Prusiner happened to be the one that stumbled (a bit skeptically) on a simple and otherwise inert protein as the culprit. Knowing, and admitting, that the finding was “clearly heretical” he repeated and repeated his work before publishing it… let the firestorm begin!
Especially his fellow colleagues (with the most to loose) had to defend why they had not thought of it themselves—and their attacks were personal and vicious and (with the new internet) very public!
To his credit (and those funding him) he continued characterizing prions and gradually publishing his findings adding several other diseases which fit the “mold” of “infectious proteins”; and very slowly, others in the medical community began to accept his notions.
Finally, over a decade later, in 1996 the first human form of mad cow disease was reported in Britain and determined to be from consuming contaminated meat. The same Bovine Spongiform Encephalopathy was Prusiner’s “prion disease” (that’s what he called them).
A year later… the Nobel Prize, for prions.
Gregor Mendel was not a physician, he was a monk. His discovery was not (initially) for humans, it was for plants; BUT, I list him here because it is a classic instance of the topic I’m describing: “progress has no greater enemy than doctors with ‘vested interests masquerading as moral principles.’“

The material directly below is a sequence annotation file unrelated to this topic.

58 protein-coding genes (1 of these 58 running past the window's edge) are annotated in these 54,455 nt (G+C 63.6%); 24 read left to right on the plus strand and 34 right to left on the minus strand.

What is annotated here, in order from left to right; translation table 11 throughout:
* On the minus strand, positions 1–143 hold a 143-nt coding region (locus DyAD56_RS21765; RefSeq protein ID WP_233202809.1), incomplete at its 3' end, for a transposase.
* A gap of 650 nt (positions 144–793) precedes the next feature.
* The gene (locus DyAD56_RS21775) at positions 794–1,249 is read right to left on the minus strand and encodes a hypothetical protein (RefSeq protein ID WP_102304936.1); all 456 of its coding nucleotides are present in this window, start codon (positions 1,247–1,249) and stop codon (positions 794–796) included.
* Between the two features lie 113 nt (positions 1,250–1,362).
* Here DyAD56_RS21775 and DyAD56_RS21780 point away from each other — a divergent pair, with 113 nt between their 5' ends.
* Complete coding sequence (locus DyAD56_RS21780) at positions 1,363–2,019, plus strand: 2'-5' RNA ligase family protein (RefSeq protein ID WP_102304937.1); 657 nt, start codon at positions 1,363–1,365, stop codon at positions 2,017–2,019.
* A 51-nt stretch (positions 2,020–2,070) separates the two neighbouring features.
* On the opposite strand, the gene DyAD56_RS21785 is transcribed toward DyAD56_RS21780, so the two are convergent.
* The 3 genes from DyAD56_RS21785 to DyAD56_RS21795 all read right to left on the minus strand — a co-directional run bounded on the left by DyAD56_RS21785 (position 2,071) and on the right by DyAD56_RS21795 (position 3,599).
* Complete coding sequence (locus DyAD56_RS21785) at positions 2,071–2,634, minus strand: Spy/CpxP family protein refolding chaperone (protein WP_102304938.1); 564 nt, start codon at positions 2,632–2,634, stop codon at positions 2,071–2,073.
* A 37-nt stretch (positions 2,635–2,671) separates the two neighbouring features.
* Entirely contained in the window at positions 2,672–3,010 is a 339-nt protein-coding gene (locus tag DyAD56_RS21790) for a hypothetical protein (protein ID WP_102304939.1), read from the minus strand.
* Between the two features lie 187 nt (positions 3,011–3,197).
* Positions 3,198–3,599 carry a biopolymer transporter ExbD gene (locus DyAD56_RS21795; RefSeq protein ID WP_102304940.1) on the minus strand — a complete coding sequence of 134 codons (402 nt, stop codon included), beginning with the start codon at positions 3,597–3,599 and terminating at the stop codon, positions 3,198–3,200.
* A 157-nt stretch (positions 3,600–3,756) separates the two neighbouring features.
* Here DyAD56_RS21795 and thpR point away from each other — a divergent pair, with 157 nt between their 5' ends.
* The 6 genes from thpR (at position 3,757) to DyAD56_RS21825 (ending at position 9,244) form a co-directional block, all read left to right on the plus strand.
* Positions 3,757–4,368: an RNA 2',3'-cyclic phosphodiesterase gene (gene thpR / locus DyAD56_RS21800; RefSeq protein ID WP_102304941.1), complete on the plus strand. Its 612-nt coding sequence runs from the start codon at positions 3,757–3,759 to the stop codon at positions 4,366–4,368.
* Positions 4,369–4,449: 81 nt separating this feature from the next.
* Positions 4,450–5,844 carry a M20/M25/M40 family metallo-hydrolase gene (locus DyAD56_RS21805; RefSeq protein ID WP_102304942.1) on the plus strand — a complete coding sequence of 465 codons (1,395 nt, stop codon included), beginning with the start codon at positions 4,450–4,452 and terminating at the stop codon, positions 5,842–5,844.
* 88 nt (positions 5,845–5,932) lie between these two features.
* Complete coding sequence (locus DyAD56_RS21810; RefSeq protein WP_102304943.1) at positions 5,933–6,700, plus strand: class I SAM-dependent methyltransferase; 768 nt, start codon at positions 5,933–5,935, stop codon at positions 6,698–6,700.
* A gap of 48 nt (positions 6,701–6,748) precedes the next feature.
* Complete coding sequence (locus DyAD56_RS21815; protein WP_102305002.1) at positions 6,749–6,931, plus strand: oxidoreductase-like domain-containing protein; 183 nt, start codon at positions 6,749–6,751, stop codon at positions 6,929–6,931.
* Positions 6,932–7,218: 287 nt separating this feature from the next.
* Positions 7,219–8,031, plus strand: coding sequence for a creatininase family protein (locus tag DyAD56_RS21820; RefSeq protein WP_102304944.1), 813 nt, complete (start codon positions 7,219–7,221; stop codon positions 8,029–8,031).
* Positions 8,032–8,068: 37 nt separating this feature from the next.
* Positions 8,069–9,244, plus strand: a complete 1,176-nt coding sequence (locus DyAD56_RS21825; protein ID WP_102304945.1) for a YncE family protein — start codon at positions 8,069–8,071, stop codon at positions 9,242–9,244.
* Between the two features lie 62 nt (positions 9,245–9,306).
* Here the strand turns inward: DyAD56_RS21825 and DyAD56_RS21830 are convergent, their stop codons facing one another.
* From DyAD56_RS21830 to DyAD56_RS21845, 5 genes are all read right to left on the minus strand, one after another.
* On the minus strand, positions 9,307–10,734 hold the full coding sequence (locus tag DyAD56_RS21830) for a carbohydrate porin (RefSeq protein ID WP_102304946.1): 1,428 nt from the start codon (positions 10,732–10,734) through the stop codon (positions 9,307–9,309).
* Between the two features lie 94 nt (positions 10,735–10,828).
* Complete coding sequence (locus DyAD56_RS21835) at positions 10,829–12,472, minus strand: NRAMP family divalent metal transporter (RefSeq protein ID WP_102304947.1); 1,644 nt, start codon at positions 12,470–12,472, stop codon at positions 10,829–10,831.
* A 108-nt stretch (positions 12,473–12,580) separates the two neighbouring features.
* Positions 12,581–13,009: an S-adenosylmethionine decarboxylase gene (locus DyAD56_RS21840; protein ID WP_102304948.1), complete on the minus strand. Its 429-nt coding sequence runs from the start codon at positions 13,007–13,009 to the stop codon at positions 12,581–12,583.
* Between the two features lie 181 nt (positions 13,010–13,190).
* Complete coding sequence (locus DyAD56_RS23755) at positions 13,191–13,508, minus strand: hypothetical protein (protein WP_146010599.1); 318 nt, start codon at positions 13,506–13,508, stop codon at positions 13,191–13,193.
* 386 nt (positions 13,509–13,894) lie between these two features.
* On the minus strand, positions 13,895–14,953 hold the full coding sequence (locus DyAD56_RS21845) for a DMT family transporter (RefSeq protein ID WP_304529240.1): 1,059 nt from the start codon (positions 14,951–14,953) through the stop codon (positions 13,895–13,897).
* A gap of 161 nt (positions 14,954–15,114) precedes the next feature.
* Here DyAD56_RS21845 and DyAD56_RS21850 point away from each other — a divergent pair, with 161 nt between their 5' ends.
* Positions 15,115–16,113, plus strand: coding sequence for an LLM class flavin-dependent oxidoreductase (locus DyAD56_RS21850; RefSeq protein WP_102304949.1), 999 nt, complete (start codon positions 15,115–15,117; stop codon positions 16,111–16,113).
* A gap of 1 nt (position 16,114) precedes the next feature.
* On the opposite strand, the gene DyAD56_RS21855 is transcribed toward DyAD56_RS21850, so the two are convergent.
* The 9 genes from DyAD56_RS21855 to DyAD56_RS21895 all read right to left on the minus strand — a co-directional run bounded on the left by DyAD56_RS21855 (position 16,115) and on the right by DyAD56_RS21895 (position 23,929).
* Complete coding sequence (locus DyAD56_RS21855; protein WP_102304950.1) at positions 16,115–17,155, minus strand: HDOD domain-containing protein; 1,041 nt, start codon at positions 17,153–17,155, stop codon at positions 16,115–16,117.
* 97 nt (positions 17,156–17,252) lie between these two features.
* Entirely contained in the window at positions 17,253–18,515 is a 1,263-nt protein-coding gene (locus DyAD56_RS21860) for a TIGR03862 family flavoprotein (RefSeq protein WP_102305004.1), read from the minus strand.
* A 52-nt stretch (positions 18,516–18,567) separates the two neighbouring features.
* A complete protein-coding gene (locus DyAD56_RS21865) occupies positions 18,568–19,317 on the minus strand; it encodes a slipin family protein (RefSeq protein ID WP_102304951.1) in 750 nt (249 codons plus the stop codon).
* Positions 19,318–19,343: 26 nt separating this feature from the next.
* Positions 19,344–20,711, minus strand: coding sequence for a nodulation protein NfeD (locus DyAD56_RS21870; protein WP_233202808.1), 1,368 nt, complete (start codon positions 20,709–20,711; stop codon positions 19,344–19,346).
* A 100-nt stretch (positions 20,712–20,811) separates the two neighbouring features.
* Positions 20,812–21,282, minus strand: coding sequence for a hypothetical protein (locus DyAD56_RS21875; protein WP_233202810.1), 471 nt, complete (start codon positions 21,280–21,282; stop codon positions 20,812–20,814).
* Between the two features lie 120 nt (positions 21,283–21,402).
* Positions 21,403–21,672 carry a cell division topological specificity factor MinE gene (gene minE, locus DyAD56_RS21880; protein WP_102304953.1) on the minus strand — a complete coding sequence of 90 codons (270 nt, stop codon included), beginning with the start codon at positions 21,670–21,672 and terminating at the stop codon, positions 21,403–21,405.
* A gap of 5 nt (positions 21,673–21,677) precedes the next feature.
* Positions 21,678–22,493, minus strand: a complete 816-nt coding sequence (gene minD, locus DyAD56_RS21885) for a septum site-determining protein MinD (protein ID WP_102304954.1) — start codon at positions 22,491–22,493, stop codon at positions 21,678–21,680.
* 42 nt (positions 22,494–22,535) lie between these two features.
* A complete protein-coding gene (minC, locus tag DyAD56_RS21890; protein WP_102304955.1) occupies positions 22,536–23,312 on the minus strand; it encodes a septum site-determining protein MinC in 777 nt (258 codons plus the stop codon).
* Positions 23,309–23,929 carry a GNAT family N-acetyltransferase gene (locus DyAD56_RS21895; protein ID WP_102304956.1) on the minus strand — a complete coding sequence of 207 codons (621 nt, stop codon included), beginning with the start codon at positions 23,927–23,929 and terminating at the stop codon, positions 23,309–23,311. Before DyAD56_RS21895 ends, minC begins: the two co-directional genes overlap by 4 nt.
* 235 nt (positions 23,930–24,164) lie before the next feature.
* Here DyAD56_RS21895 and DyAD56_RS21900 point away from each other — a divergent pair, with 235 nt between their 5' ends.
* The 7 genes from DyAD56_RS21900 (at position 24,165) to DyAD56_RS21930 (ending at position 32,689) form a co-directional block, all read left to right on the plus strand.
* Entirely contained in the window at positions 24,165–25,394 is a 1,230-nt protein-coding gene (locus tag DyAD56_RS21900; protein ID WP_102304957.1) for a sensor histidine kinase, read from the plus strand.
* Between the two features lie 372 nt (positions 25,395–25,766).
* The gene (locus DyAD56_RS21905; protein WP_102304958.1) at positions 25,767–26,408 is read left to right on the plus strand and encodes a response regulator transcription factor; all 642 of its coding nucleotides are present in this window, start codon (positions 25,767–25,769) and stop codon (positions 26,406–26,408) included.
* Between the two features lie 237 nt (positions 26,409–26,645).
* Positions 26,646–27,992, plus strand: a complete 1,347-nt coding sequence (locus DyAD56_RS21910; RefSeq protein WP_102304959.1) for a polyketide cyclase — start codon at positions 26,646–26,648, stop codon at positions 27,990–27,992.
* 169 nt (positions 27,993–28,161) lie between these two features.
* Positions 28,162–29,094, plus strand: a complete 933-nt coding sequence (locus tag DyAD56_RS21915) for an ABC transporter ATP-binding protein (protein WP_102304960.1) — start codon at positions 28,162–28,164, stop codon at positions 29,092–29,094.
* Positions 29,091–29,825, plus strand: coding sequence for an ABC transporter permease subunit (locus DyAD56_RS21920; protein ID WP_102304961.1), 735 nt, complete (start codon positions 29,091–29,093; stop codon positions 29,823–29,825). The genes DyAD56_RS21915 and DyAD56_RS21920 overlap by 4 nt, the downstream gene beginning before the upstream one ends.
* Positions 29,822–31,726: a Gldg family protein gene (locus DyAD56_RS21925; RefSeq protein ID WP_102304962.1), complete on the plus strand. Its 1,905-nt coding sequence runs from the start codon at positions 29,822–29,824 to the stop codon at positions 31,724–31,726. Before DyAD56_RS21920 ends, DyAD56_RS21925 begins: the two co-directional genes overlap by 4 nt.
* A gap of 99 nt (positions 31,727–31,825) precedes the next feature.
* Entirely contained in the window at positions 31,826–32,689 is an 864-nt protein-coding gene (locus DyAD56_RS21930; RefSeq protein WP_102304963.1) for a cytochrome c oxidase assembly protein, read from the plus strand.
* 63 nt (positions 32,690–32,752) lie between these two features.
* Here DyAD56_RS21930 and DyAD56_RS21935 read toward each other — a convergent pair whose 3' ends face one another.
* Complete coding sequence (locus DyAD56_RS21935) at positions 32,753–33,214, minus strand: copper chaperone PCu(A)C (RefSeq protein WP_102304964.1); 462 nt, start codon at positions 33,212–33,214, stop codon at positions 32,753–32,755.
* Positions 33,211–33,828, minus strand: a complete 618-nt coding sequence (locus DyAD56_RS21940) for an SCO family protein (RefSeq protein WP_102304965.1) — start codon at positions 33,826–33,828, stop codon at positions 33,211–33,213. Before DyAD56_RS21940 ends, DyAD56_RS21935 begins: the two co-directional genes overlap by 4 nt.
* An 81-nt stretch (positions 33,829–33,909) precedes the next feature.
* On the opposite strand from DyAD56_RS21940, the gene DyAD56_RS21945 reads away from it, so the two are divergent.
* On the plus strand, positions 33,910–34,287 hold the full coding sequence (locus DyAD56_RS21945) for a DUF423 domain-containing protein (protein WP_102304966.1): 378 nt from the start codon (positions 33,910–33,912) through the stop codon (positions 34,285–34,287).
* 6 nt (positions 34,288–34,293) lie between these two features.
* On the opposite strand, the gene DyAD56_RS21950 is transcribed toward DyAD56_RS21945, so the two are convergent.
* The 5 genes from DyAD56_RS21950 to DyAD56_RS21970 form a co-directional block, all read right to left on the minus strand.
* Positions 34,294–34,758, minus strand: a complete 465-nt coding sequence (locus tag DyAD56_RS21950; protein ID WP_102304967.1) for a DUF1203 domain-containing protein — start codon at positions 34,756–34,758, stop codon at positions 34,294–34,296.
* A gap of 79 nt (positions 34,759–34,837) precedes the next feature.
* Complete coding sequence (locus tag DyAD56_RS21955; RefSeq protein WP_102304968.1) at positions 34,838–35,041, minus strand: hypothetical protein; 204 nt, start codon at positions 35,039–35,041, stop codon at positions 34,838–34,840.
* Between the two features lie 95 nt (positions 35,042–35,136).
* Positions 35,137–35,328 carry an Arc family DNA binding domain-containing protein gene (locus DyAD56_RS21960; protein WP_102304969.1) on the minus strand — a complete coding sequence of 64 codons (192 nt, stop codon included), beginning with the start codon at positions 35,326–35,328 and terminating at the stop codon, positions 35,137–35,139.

In fact, Mendel suffered several varieties of that prejudice and rejection. He was born to a German-speaking family living in what is now the Czech Republic on their 130-year-old family farm; so, struggled greatly to obtain an education merely due to his circumstances.
He was a gardener and a bee-keeper then entered the local “gymnasium” (place of education) but required a time off for several months to deal with what became a life-long illness. Eventually he did study practical and theoretical philosophy and physics at the university but still had to deal with his illness and finding financial assistance.